After reading the essay, I've come to a new appreciation of Mr. Capp, his exploits, and the actual artistry involved in rendering strips in which he and his wife stand in front of creepily barren backgrounds.
The strip is one of the longest-running properties around, and is syndicated in more papers worldwide than nearly any other comic. Add in the author of the essay's successful contention that the strip is worthy of serious appreciation on the same level as Peanuts, and just like that, Andy Capp goes from a musty relic to something approaching art. I'm as surprised as you are, but see if you disagree after reading his argument.
In light of these conclusions, I've amended my list of initial childhood impressions to reflect this bold new era of reconsidering opinions I formed at the age of six. Up next on the docket: "Are girls truly yucky?" I'll keep you apprised of any new developments-- at the very least, a revised outlook would mean avoiding the steep co-pay for my annual Cootie Shot booster.
1) Andy Capp and his wife are merely one in an endless succession of comic duos wherein one character acts as a comedic foil to the other's schemes. Imagining them as ferrets, for example, instead of working-class Brits takes a lot of the sting out of the more acid-tinged punchlines. I don't care at all if ferrets find themselves trapped in a loveless stalemate of a marriage, so I'm free to enjoy the strip without having to reject my innate empathy.
2) The European concept of "pub culture" means Andy's near-constant inebriation is socially acceptable, instead of incredibly sad. Again, it helps to imagine him as a ferret.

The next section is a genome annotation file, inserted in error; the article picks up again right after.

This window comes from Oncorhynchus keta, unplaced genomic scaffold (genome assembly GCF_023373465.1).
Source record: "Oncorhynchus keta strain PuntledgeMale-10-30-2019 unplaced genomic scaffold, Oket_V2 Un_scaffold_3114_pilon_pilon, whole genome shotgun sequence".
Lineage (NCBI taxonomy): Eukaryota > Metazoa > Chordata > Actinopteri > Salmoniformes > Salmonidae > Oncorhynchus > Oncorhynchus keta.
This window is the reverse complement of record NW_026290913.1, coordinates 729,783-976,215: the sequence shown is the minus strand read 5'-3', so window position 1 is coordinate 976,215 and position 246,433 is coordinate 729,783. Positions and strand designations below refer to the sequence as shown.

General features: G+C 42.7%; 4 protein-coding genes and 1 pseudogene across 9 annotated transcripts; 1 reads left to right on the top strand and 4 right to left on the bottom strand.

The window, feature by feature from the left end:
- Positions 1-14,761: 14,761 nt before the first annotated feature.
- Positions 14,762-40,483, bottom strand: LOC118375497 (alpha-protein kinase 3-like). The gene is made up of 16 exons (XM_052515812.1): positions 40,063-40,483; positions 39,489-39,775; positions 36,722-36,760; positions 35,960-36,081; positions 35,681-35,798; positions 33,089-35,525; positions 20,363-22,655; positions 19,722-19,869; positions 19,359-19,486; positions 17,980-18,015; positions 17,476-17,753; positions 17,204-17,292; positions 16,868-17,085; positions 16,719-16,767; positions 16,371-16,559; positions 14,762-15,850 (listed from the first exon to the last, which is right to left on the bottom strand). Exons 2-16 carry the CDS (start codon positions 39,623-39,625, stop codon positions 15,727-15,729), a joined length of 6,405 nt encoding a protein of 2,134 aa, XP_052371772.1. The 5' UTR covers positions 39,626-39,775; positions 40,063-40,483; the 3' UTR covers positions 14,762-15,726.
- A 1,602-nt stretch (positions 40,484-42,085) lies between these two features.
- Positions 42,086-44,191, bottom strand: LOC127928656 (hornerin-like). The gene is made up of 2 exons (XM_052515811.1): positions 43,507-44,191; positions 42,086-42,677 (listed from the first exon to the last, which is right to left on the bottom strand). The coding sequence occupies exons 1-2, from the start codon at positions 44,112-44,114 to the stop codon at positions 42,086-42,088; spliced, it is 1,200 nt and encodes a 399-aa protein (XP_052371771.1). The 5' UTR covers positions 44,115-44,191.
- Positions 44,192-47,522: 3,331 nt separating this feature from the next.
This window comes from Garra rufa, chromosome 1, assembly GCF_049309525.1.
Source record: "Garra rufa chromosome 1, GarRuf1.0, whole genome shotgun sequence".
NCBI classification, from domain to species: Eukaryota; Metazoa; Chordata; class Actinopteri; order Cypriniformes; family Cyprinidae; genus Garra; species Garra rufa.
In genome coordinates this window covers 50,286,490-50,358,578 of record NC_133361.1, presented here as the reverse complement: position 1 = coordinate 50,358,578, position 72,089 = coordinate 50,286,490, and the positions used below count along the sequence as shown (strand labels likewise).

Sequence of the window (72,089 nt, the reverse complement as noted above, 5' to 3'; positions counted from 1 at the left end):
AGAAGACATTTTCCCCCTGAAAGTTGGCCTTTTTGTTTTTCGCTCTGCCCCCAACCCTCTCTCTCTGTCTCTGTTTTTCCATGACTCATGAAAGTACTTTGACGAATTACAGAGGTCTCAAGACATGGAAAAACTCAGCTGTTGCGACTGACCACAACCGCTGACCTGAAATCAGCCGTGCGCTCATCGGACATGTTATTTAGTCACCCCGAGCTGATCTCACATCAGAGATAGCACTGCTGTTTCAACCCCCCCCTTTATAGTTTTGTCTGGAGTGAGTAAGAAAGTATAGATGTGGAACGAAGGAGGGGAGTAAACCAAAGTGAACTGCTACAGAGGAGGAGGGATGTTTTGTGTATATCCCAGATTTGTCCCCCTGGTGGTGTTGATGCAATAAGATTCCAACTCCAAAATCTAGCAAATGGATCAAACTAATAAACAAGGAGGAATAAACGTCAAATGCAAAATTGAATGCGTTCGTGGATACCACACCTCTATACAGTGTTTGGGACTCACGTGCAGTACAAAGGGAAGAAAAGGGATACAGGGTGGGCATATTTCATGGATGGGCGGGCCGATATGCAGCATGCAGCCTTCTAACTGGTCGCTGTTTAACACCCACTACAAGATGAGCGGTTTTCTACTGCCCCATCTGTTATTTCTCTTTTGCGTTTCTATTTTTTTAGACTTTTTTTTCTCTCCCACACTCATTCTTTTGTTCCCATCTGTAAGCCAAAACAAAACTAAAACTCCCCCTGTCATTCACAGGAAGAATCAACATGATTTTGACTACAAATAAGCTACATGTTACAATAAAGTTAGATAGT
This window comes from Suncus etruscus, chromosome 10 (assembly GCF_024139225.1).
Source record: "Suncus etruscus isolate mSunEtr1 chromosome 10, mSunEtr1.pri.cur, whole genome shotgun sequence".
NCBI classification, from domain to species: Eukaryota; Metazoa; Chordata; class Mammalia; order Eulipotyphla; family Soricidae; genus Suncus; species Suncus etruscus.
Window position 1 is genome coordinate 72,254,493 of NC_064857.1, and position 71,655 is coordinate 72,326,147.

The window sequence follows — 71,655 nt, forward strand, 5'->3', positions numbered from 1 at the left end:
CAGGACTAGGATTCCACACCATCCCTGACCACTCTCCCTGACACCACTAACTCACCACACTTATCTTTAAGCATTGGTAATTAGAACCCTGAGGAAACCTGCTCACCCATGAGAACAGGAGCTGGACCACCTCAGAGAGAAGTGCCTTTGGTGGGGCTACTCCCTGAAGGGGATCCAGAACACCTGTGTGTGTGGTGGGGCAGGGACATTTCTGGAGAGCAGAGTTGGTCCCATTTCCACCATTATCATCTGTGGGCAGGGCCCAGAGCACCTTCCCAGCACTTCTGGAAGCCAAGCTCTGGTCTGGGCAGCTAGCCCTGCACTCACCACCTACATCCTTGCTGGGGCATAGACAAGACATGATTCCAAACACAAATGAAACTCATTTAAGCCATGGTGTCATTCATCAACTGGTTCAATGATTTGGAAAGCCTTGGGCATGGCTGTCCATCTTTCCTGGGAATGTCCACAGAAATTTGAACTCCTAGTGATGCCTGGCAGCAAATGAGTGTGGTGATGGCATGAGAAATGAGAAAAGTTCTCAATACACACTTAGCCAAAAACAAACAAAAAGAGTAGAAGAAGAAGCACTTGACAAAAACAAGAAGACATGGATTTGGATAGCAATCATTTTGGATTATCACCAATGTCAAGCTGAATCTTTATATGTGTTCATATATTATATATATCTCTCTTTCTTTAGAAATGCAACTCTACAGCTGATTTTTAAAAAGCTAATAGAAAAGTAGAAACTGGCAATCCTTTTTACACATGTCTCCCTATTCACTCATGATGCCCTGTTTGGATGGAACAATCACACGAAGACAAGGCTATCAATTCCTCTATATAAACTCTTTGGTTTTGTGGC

3) His napping posture suggests that he's emotionally unavailable and unwilling to change. Like a ferret!
4) The height of his knees while running is actually a nod to his love of soccer, or as it's called in the UK, "tennis."
5) Oh, that rolling pin wasn't floating behind him, it was being hurled at his head with murderous intent by his wife. With age, I can now extrapolate the setup to its logical conclusion, which is, at worst, manslaughter.
6) I'm still not sure if he actually has eyes, though either way, his cap actually functions as a sort of ersatz forehead. I am at peace with this.
7-8) As far as I know, absolutely nothing about the plot or placement on the comics page has changed about Curtis since I last checked in, so my opinion on it remains unchanged.
9) To ponder the magnitude and scope of Gasoline Alley is to look into the very eyes of madness itself, and find oneself compelled to blink, lest it consume you.
10) Brenda Starr is the most beautiful woman I have ever seen.
For really real, though, if you have a spare hour or three, I highly, highly recommend checking out the aforementioned essay on Andy Capp and his creator, Reg Smythe. It makes a winningly convincing case for both, and offers a nice mea culpa for all those jokes about domestic abuse that appeared in the strip's early days, which makes it much easier to not hate. Now he's just a lazy drunk, which everyone can enjoy! Looks like all of us have matured quite a bit. Amen.